Promises of better pay and stronger workplace cultures can be a huge draw. With great sales people being increasingly hard to come by, businesses need to develop their organisational cultures in order to keep their sales teams engaged and happy. Otherwise they won't stay in your business for long.
We caught up with Sandy Hall, Group People Enablement Manager at Leading Edge, to find out her approach to creating the best workplace sales culture.
How does culture help businesses retail sales talent?
Sales people who operate in happy cultures have a much stronger bond with the company they work for.
"A strong workplace culture is about creating an environment where people are enabled to do their job really well," says Sandy.
This involves simple things like ensuring they have the tools they need to perform everyday tasks, but there are also more subtle elements. Employees need to feel engaged at work, and the workplace culture you create has to enable that to happen.
Sales people who operate in happy cultures have a much stronger bond with the company they work for, and this inspires loyalty as a result. In fact, Virgin Pulse research indicates that a company is four times more likely to experience a loss in talented workers in the next year when employees aren't satisfied with wellbeing promotion.
A strong culture has also been shown to improve productivity, with two thirds of respondents to the same Virgin Pulse study saying their colleagues positively impact their focus and productivity.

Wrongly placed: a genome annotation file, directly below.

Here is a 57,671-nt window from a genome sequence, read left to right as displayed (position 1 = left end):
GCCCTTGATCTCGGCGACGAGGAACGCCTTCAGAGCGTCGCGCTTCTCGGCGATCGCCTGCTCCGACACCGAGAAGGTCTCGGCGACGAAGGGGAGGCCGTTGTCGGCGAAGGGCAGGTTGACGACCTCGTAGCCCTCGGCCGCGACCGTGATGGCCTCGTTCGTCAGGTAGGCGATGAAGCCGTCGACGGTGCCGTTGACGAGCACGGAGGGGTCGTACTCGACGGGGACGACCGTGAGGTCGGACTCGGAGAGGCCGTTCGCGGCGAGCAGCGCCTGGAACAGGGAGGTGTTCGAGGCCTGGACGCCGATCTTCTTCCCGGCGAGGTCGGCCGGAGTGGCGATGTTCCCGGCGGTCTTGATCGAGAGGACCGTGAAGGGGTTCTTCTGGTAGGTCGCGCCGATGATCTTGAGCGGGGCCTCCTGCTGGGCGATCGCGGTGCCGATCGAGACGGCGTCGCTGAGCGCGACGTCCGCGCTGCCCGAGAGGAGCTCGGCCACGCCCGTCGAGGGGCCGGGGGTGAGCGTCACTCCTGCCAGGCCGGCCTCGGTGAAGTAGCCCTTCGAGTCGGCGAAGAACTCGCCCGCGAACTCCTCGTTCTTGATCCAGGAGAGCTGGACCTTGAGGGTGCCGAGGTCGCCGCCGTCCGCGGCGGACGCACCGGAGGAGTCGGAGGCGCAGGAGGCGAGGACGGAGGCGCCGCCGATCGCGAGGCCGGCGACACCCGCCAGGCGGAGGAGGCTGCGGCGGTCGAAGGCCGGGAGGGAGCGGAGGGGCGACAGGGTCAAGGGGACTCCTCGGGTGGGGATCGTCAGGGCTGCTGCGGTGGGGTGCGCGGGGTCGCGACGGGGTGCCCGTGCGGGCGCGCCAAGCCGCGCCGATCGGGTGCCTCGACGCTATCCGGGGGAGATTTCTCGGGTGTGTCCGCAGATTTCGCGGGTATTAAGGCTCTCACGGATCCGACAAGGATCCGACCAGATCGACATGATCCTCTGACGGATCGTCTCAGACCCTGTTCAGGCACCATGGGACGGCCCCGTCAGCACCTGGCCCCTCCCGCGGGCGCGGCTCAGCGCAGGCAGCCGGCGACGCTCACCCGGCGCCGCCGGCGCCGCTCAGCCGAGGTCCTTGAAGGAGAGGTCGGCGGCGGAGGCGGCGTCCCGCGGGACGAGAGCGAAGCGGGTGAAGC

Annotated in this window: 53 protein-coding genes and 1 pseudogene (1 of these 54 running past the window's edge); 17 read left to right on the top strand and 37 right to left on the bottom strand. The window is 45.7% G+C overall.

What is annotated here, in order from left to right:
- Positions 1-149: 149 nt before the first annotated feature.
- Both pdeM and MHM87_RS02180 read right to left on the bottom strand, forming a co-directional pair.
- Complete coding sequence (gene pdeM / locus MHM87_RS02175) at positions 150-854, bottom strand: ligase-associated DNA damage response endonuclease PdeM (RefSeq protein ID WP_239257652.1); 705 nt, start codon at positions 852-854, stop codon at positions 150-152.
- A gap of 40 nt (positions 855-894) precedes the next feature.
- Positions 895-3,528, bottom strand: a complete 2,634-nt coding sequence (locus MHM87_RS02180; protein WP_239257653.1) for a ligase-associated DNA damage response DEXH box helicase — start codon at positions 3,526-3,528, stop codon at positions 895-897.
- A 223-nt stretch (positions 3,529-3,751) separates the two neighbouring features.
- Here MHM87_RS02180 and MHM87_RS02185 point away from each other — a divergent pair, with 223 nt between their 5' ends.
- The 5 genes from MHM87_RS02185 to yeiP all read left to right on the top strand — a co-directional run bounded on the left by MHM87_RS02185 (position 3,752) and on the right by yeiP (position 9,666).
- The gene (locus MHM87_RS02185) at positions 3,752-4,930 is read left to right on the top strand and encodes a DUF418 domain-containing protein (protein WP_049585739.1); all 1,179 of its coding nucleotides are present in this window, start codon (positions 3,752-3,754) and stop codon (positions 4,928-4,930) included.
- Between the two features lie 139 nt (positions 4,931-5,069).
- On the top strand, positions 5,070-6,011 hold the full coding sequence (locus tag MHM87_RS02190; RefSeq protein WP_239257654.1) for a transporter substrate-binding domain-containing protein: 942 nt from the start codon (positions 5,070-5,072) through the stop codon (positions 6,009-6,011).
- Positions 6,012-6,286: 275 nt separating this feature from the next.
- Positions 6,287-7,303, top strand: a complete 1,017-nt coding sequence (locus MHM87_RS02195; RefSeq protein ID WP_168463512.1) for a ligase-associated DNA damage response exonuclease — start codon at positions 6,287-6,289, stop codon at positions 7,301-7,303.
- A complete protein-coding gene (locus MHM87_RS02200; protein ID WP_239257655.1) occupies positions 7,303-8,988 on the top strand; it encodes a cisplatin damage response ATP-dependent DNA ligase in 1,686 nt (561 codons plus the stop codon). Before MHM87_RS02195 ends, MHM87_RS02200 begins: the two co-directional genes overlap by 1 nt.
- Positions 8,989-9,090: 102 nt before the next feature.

You'll find you have lots of empty seats in the office if you don't create a strong sales culture.
So how do you improve sales culture?
The environment has to be one in which employees can talk openly with their managers and peers.
For Sandy, there are two elements of workplace culture that sales teams should focus on. "It's about developing a fun, creative environment, and it's also about ensuring there are opportunities to learn and grow."
The environment has to be one in which employees can talk openly with their managers and peers. "The skills required for sales are mainly learnt on the job. This means managers must be easily approachable because they have to have such a strong mentoring role," says Sandy.
If a staff member has a problem and doesn't feel they are able to go to anyone for help, the issue will only get worse and it won't be long before they decide to leave.
That's why mentoring opportunities have to be embedded in the culture. There should be regular one on ones to discuss progress, and morning meetings to talk about targets and the previous day's achievements.
You should try to create an environment where sales people feel happy and engaged.
"Positivity is so important within sales, and finding ways to create that fun, upbeat environment is critical," says Sandy. Celebrating achievement should be at the top of the to-do list, as should helping someone out who's struggling.
"The absolute number one thing that destroys workplace culture more than anything else is allowing someone to start performing poorly and then not addressing it," says Sandy. Strategies to avoid this must involve monitoring performance and identifying the early signs that someone is struggling. Managers must then intervene straight away while also helping the employee in question to feel supported and safe.
The Leading Edge approach
Here at Leading Edge, we focus on on-the-job coaching to ensure our sales people are the best they can be. "We know the pressure is on and we don't pretend otherwise, but with the right training and development, coupled with a sense of fun and achievement, we create cultures that sales people can thrive in," says Sandy.
Have you got a high turnover? Are your sales results not quite up to scratch? Leading Edge can help. We've got years of experience producing great workplace cultures and driving strong sales results. Contact the team today to find out what we can do for you.